This is an excerpt from Lonely Planet's A Year of Festivals.
Dates: culminating on Shrove Tuesday (Fat Tuesday), but beginning in earnest on the previous Saturday.
Level of participation: 1 – if you stick to the sidelines… but the spirit of Carnival may catch you, seduce you, and push the participatometer to 5 as you clamber to prime position in the parade.
In the former Portuguese colony of Brazil, Carnaval starts on Saturday and finishes on Fat Tuesday. In Rio de Janeiro, Indian costumes and African beats were incorporated into the celebrations in a rebellious show of indigenous identity. Today, the anticipation of Carnaval fills the air months before the actual event. A key feature here is the Brazilian bandas – street parties guided by drummers and singers through the streets of Rio and tailed by whoever wants to dance behind them. Some bandas require you to wear the right colours, others demand fancy (or cross) dress. Some simply sell you a T-shirt and welcome you along for the ride. No matter what shape, size and style of banda you boogie behind, they all lead to the heart of Carnaval. There are also lavish Carnaval Balls; glitzy, glamorous, outlandish, erotic – and a sure way to rub the bare or bedazzling shoulders of the in-crowd. The climax of Carnaval is the samba parade – the parade to end all parades. The Sambódromo becomes the world’s longest and most outrageous runway in the world, flanked by stands from which thousands of people are conducted into reverie by the dancers and drummers who hold Rio hostage over two nights.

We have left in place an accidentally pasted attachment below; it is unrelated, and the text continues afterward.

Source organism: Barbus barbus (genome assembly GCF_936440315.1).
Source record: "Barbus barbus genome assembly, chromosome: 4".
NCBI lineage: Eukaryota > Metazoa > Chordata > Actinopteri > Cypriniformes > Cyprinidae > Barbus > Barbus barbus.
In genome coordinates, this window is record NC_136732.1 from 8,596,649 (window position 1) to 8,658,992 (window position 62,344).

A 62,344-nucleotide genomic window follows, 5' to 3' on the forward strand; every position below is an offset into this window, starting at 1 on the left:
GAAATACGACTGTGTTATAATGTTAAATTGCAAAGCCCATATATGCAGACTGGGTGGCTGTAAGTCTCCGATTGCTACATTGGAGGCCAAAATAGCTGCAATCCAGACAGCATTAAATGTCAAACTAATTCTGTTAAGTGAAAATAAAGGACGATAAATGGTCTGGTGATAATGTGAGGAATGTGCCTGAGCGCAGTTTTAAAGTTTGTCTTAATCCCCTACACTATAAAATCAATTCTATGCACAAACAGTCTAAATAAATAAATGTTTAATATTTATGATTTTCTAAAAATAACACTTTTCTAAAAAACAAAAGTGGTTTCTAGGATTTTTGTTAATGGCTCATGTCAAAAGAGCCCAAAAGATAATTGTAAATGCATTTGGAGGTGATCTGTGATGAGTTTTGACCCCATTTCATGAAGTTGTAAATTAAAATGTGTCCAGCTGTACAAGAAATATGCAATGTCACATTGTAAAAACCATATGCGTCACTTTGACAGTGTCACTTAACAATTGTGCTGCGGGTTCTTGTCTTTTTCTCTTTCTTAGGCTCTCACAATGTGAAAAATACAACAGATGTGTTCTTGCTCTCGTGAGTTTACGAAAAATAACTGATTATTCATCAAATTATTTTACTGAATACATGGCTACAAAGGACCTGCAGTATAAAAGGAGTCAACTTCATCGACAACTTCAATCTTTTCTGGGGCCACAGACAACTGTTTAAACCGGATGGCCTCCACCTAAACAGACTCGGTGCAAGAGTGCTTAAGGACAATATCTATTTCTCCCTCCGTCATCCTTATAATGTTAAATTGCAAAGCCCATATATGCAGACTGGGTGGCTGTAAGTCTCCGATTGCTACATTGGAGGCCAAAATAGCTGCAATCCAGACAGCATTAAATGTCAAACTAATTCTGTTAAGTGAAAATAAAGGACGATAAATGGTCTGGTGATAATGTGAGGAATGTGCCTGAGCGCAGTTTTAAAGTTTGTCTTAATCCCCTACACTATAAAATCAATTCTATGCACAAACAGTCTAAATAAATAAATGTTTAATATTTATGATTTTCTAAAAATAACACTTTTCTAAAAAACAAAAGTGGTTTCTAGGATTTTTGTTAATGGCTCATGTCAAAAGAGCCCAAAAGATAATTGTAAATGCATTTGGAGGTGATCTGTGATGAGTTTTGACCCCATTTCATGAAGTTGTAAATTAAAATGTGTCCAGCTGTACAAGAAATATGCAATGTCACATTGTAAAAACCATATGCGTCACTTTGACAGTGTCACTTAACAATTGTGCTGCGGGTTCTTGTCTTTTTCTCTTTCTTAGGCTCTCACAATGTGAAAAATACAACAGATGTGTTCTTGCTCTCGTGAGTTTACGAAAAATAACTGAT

The 14 best samba schools in Rio are each given the opportunity to show what they’re made of. Some schools are cutting-edge samba-suave, some are connected with crime syndicates and some are open to travellers who may be passing through town and are prepared to rehearse for weeks, master a theme song, buy an outlandish costume and wear it in front of tens of thousands of people. Come zero hour and the nervous energy backstage is channelled into mass focus, with the single goal of putting on the best samba spectacular that Rio has ever seen.
Each school is escorted by 200 to 400 drummers, who beat a pulse that connects the dancers with the cheering crowds. Every person in every school gives their all – the children’s wing shows what it’s learnt, the sub-wings show how far they’ve come, the best of the best become even better. Each individual battle is choreographed to form part of a bigger picture … and all under the gaze of the all-powerful judges, who must decide who brought the most to Carnaval: who had the moves, who had the look, who had the lyrics, who had the heart? And the winner is…the pride of Brazil.
Essentials: if you want to get close to the Rio action, you’ll need tickets. If you miss out, try going to Sambódromo a few hours into the show to buy discounted grandstand tickets from a scalper.
More info: www.rio-carnival.net
See more festivals in February here.
This article was first published in December 2010 and was republished in January 2013.